FDA Approves Topical Treatment for Rosacea


Soolantra (ivermectin) Cream, 1% has been approved for the once-daily topical treatment of inflammatory lesions, or bumps and pimples, of rosacea.

Galderma Laboratories LP today announced the US Food and Drug Administration (FDA) has approved Soolantra (ivermectin) Cream, 1% for the once-daily topical treatment of inflammatory lesions, or bumps and pimples, of rosacea.

In clinical trials, Soolantra showed results in as little as 2 weeks of treatment. When compared head-to-head with metronidazole 0.75% cream Soolantra showed better results as early as the third week of treatment. Ivermectin (the active ingredient in Soolantra Cream) has been shown to have both anti-inflammatory and anti-parasitic activity.

“Rosacea is a common and challenging condition to manage as it tends to vary from patient to patient, often requiring a tailored approach. For that reason we are always looking for innovative new treatments,” noted Linda Stein Gold, MD, who served as a consultant and investigator during phase 3 trials of Soolantra. “While some rosacea treatments for the common bumps and pimples of the condition may take more than 4 weeks to show effect, Soolantra Cream may provide initial results as early as week 2.”

The FDA approved Soolantra Cream based on results from 2 phase 3, multicenter, randomized, double-blind, 12-week, vehicle-controlled, parallel-group studies in which Soolantra Cream met each of its co-primary efficacy endpoints. During long-term extensions to the 12-week studies, Soolantra Cream was also safe and well-tolerated for an additional 40 weeks (up to 52 weeks in total).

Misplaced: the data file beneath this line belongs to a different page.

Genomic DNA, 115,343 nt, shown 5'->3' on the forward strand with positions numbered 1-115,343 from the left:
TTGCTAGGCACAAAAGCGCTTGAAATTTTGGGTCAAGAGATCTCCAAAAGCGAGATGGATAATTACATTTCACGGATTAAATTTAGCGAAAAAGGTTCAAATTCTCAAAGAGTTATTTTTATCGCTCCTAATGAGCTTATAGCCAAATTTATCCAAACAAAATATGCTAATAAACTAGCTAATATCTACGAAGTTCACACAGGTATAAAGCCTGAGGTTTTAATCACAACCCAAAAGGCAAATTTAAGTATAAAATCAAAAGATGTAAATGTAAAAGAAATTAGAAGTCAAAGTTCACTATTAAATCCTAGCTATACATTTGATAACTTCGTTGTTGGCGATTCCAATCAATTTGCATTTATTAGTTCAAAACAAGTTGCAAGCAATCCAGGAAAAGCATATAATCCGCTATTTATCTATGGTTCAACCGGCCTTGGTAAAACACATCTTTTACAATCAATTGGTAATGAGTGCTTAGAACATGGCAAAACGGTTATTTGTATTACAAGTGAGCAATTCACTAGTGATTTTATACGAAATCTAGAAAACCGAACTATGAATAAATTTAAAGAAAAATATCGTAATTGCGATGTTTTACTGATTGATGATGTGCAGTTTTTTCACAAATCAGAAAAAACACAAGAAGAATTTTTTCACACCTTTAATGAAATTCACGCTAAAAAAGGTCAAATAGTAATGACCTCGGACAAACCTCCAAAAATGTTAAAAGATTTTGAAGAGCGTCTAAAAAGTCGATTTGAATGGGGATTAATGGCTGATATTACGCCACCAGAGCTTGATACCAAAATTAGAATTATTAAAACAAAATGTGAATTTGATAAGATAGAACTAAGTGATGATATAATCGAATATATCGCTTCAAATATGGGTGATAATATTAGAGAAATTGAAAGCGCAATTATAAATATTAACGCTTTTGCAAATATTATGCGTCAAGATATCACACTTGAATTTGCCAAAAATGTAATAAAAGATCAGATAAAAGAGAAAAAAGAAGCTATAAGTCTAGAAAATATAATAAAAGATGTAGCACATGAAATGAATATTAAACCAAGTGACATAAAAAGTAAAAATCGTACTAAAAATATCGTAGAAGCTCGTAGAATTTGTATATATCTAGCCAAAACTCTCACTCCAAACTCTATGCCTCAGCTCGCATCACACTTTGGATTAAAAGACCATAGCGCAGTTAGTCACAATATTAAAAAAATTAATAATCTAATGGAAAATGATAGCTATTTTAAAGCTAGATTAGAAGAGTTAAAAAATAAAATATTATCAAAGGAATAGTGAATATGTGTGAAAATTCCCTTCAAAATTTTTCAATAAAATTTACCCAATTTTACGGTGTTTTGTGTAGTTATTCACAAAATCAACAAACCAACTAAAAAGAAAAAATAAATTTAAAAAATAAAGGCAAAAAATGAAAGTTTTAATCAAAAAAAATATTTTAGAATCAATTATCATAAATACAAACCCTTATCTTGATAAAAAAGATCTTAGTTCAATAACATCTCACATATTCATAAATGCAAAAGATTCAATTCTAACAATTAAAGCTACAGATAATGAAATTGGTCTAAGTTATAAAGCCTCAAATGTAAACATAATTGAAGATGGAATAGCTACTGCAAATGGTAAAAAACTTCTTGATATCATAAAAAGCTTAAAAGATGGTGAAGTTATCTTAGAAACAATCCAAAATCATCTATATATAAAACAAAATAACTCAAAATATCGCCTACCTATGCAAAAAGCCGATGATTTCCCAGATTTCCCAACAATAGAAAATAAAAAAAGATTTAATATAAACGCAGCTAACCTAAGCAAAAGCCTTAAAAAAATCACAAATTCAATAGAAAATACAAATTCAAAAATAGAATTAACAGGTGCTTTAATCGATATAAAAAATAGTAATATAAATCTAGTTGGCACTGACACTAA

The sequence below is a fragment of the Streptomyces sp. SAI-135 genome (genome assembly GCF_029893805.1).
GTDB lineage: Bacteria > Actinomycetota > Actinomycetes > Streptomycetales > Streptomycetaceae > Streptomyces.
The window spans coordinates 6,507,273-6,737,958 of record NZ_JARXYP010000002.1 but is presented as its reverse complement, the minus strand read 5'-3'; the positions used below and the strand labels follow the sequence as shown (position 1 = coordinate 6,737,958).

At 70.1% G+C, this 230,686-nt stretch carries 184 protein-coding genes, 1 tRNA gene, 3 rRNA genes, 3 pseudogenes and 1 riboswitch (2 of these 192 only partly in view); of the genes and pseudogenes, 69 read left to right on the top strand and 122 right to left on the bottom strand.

During the trials the most common adverse reactions (incidence ≤ 1 %) included skin burning sensation and skin irritation.

Rosacea is a skin disorder that affects 16 million Americans, predominantly women, age 30 and older. According to the news release from Galderma, “there are multiple triggers for the inflammation associated with the condition, including sun, alcohol, spicy food and exercise. Recent studies have further solidified that generally harmless microscopic Demodex mites may also be a culprit. These mites are normal inhabitants of everyone’s skin, but may appear in greater numbers on the faces of people with rosacea.”

In one study of patients with rosacea, 46 percent of participants reported that they changed their medication, usually due to lack of improvement, demonstrating the “ongoing need for patients and healthcare practitioners to have other effective treatment options for the condition.”

Rosacea can “cause embarrassment, anxiety and frustration, and can have a negative impact on the patient's social life. Stinging, burning and sensitivity of the skin are common, and in some cases, the eyes can become red, dry and itchy. Triggers for the condition may include spicy foods, alcohol, emotional stress, sun exposure, hot baths and generally harmless, microscopic Demodex mites found on the skin.”

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